For people who use video chat services to catch up with someone close—a beloved grandma or dear friend—it’s pretty easy to read the cues and reactions of a familiar face.
But in video chats among a group of people, say a business meeting among different offices, reading and correctly interpreting the facial cues of others can be difficult.
Now a Waltham company’s software is being used in a video system to analyze the facial reactions of participants to deduce their emotional state in real-time. The emotion-gauging software, Affdex from Affectiva Inc., is layered inside the Intelligent Video group chat system from ooVoo LLC, a New York firm.
The software can provide helpful feedback to people leading a group session, such as a webinar, said Rana el Kaliouby, Affectiva’s chief science officer. In a webinar, for example, Affdex can take the pulse of the audience and send an urgent signal to the boring lecturer that listeners are not engaged: Stop. Tell a joke. And try to explain that equation better.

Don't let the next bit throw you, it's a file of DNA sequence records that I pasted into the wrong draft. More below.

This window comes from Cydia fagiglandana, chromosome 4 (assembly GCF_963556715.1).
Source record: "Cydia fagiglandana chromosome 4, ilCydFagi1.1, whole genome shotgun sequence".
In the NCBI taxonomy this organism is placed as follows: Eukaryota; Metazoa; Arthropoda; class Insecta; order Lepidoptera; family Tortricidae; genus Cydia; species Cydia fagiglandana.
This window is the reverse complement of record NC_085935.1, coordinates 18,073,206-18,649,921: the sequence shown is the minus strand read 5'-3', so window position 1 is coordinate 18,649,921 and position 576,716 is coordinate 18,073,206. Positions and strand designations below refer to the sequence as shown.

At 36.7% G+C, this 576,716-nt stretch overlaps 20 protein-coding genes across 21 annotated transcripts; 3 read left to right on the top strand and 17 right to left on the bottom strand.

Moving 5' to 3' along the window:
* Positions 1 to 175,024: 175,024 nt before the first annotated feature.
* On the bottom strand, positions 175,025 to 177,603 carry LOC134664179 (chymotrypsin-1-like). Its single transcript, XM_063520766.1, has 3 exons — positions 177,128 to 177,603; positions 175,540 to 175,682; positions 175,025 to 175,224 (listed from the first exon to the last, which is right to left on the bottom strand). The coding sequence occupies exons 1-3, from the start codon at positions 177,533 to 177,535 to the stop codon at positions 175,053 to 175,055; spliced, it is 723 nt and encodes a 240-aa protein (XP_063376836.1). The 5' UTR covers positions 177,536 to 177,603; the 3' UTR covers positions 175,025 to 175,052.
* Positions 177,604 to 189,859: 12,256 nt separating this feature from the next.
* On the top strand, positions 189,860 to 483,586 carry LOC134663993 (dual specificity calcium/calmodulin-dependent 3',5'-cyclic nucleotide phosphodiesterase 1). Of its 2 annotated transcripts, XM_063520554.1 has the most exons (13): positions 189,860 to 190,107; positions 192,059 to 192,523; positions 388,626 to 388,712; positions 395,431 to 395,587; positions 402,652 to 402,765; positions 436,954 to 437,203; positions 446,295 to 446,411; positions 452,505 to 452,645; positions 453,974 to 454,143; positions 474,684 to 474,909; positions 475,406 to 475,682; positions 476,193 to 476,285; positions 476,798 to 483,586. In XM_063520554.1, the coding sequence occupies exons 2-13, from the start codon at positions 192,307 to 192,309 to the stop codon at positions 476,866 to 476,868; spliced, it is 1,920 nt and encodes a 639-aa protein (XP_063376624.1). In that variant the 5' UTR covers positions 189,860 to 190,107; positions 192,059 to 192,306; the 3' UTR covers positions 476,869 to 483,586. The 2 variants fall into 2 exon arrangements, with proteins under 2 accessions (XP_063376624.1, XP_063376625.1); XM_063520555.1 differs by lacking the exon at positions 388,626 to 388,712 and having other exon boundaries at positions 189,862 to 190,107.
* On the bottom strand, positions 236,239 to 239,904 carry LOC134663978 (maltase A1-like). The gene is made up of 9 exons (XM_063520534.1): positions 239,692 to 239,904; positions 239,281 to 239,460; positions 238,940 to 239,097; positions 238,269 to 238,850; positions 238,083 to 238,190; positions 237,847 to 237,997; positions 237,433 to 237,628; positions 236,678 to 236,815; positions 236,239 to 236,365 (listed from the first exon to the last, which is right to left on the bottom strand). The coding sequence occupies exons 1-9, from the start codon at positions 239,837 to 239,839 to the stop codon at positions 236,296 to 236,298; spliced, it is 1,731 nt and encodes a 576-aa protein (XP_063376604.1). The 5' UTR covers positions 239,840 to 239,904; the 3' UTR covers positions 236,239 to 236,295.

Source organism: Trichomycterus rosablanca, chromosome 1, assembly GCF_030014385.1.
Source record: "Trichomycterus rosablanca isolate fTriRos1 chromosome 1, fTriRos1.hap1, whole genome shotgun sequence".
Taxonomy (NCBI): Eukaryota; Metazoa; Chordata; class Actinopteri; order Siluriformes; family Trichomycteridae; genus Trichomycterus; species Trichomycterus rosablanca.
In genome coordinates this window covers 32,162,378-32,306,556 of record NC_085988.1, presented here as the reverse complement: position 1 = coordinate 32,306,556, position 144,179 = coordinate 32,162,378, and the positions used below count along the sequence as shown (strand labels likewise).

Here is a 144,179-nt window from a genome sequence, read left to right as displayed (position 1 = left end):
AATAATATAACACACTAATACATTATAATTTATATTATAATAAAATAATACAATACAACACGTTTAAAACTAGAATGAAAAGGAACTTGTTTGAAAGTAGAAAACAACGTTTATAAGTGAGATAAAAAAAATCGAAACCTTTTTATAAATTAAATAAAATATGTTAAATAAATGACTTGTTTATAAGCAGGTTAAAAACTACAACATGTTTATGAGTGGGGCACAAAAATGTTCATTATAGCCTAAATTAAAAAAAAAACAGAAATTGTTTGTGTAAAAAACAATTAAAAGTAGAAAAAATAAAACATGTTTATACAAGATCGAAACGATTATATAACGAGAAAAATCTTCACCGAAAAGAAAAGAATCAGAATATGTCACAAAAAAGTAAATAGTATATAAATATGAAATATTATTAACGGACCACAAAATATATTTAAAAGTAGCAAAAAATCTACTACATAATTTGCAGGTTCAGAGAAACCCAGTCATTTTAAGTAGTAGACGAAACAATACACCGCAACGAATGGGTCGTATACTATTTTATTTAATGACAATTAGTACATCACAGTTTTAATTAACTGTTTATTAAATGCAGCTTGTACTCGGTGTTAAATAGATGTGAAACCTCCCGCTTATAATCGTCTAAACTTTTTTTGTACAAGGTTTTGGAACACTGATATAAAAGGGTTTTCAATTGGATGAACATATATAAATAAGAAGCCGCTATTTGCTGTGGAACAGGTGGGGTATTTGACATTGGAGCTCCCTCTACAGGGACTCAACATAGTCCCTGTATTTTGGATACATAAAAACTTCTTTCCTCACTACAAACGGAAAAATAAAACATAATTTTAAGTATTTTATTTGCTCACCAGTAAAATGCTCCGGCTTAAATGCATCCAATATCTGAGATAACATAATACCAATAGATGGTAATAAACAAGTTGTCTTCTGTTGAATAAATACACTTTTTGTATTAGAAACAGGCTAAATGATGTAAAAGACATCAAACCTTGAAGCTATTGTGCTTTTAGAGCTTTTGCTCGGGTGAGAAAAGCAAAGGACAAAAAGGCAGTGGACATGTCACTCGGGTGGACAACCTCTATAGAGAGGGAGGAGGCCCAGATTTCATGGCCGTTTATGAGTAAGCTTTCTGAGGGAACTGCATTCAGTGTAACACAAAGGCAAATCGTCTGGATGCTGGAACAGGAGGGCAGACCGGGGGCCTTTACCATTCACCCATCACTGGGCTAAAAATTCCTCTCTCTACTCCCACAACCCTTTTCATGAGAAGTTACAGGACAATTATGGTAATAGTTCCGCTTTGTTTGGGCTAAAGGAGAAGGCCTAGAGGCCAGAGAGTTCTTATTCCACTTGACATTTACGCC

Affdex’s analytics draw on a huge database of more than 2 million videos of people’s faces from different continents. Kaliouby said the ability to sense emotions during video chats represents “a new frontier in mobile communications.” She developed the technology while a researcher at the Affective Computing Group at the Massachusetts Institute of Technology’s Media Lab.
In business settings, among other applications, ooVoo’s Intelligent Video can be used to conduct market research among virtual focus groups, or to conduct job interviews online, said JP Nauseef, managing director at Myrian Capital and ooVoo Labs, who sits on the boards of the financial firm’s portfolio companies, Affectiva and ooVoo.
Jim Stengel, a former high ranking marketing executive at Procter & Gamble who is now an advisory board member of Myrian Capital, said the video system offers new ways for both researchers and marketers to understand people’s reactions. To him, the opportunities recall the early days of mobile technology with endless possibilities.
ooVoo this summer launched Flinch, a mobile app that shows off the company’s emotional tracking technology in a fun way: the game judge who cracks the first hint of a smile between two people playing a staring contest over a video chat system.